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Talks continue on home tax credit

Senate negotiators spent yesterday trying to forge an agreement that would extend the $8,000 tax credit for qualified first-time home buyers past its Nov. 30 deadline.

Senate negotiators spent yesterday trying to forge an agreement that would extend the $8,000 tax credit for qualified first-time home buyers past its Nov. 30 deadline.

A decision had been expected by last night, but procedural issues caused a delay, housing-industry sources said.

The Senate compromise would cut the tax credit to 10 percent of the sale price, with a $7,290 cap, the sources said, and would make the credit available for houses under agreement of sale by April 30, with 60 more days to settle.

Once the Senate acts, the plan will go to the House and then to President Obama.

Supporters of the extension attribute 357,000 of the two million sales of previously owned homes that have been recorded this year through Sept. 15 to the credit, which is retroactive to Jan. 1 - purchases they say would not have been made otherwise.

The National Association of Realtors' chief economist, Lawrence Yun, expects the final credit tally to be 400,000 of the five million existing-home sales anticipated this year.

Sales of new homes, whose September numbers will be reported by the Commerce Department today, also are benefiting from the incentive, with a combination of the credit and interest rates at 5 percent "boosting lower-end sales," said Wayne Norris, sales director for Hanley Wood Market Intelligence, which tracks the market.

Without the credit, recent improvements in the housing market might not have materialized, some observers said.

For example, Standard & Poor's Case-Shiller Composite Index for August, released yesterday, showed prices in 20 metropolitan areas rising for the third consecutive month, this time 1.25 percent.

According to the index, which excludes the Philadelphia region, the steep price declines of the last two years began slowing in February across the nation.

Philadelphia home prices continue to fare much better than those in the rest of the country, third-quarter data from Kevin Gillen of Econsult Corp. show.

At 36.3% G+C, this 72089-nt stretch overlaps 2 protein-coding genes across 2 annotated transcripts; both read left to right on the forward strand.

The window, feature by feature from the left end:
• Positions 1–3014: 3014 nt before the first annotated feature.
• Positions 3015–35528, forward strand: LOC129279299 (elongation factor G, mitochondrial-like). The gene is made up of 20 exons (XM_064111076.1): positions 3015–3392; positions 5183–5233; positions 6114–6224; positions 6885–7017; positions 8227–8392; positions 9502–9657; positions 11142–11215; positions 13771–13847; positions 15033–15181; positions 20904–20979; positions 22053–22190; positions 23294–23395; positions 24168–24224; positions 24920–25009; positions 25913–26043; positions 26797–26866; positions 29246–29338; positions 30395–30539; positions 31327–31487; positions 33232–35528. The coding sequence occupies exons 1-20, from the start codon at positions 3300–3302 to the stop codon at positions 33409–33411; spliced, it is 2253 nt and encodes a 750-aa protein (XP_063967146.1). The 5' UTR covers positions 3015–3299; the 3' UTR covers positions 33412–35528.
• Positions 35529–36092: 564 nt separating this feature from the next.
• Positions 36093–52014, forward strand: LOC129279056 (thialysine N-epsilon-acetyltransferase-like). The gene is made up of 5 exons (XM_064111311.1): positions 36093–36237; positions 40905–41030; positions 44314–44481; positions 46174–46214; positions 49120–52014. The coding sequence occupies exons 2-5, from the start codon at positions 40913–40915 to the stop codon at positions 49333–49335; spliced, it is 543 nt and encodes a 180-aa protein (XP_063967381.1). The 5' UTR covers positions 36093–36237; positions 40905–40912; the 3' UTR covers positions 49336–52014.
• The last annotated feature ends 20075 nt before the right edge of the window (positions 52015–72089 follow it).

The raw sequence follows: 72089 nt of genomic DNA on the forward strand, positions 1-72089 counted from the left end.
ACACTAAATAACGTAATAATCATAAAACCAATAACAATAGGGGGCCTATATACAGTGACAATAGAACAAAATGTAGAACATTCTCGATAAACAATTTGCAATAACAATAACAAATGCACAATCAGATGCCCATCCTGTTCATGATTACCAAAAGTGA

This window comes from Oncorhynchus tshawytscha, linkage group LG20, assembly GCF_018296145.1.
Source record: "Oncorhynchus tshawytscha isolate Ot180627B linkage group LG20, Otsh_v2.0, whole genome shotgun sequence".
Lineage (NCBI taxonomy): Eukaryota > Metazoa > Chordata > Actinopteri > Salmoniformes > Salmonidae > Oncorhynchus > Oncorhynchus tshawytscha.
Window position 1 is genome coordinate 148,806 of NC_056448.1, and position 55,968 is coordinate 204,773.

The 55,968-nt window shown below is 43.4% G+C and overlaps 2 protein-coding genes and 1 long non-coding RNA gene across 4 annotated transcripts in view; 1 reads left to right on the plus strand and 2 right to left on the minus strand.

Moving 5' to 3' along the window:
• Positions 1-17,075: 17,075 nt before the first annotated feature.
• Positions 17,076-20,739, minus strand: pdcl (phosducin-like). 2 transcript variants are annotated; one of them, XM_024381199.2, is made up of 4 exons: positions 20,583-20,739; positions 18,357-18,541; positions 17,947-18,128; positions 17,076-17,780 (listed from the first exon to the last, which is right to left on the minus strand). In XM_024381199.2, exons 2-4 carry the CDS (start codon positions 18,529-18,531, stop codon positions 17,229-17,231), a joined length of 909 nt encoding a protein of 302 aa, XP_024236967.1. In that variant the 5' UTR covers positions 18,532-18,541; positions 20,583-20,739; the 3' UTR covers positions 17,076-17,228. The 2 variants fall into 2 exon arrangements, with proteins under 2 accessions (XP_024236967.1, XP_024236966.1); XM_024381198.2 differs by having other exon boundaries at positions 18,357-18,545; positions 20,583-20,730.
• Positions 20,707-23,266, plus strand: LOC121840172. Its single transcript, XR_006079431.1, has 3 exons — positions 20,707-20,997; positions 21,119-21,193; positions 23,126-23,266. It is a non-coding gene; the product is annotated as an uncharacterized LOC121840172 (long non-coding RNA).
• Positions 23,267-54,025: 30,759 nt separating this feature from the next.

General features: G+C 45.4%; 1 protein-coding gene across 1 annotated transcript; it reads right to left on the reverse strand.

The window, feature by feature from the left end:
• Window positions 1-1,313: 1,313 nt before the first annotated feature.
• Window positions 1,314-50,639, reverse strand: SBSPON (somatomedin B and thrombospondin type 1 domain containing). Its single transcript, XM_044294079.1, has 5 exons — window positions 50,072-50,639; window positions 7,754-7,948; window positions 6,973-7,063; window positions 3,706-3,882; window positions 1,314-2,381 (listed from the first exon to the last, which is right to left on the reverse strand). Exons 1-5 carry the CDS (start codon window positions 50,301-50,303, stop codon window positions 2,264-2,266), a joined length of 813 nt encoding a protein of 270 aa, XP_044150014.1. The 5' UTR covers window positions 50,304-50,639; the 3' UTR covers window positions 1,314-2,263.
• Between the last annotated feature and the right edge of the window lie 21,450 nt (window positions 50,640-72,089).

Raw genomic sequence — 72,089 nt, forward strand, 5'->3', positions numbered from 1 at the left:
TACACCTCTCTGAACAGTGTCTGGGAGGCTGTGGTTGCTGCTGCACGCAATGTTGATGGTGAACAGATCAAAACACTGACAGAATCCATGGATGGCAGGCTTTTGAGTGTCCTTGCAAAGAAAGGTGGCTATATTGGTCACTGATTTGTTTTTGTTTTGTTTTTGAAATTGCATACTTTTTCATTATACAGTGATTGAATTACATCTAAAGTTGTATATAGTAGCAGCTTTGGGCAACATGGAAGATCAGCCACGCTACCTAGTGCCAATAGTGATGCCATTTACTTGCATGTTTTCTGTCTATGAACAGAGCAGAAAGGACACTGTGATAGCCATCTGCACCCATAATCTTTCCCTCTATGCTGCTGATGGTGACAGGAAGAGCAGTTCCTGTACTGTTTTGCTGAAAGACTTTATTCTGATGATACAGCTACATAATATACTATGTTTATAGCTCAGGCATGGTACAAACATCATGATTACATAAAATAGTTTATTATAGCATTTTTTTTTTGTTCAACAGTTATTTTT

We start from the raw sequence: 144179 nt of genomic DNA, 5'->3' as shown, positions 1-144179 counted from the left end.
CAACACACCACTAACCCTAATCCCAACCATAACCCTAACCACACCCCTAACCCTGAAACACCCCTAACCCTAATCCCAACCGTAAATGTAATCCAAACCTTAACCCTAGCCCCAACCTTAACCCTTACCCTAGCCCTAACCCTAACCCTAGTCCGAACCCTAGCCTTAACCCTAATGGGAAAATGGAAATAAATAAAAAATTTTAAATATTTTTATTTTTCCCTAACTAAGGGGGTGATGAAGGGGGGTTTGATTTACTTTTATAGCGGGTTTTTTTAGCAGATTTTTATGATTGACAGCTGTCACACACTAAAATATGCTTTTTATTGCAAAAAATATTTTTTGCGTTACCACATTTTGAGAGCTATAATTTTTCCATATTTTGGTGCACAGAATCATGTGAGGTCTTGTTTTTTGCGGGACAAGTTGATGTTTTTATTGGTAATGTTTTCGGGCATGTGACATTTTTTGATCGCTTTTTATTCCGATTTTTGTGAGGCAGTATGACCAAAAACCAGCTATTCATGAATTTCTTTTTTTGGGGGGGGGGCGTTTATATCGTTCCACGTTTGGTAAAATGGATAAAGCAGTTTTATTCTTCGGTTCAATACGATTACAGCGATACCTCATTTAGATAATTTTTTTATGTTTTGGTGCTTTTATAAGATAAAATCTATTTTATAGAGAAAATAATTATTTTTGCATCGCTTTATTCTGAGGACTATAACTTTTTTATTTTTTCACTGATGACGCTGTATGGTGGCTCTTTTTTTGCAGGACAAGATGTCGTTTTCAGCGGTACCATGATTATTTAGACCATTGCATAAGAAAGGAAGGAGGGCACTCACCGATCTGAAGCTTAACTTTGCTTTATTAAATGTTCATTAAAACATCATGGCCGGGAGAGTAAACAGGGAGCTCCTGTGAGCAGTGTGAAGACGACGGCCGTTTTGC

Though Gillen did not yet have figures for the entire eight-county region, his city numbers show prices rising a scant 0.2 percent during the summer, compared with a 6.8 percent rise in the spring.

Case-Shiller says home prices in the 10 largest U.S. cities on its list have fallen 32 percent since the real estate bubble burst in 2006. In Philadelphia, the drop has been just 8 percent.

Joel L. Naroff of Naroff Economic Advisers in Holland, Bucks County, said the national market was healing enough that "it's worth seeing if it can make it on its own."

By contrast, Moody's chief economist Mark Zandi said "the housing market [would be] better able to stand on its own two feet" if extending the tax credit coincided with job growth.

Patrick Newport of IHS Global Insight Inc. predicted that if the credit were not extended, prices would resume their decline an additional 5 percent after the first of the year.

Noelle Barbone, who heads Weichert Realtors' Media office, said the tax credit had raised awareness of homeownership and captured the interest "of people who never thought of buying a home."

Philadelphia Realtor and mortgage broker Fred Glick is not convinced, saying, "Most of the people who bought because of the credit actually would have bought anyway."

But ask Lisa Portadin, who is selling her Collingswood house to move to Boston, if she wants the tax credit extended, and her answer is pretty definitive: "Absolutely."

As originally proposed by Sens. Christopher J. Dodd (D., Conn.) and Johnny Isakson (R., Ga.), the Senate bill would extend the full tax credit to June and expand it to all buyers earning $300,000 or less, except for investors and vacation-home purchasers.

Amendments by Majority Leader Harry Reid (D., Nev.) and Sen. Max Baucus (D., Mont.) would end the full benefit April 1, reducing it by $2,000 each quarter until the end of the year.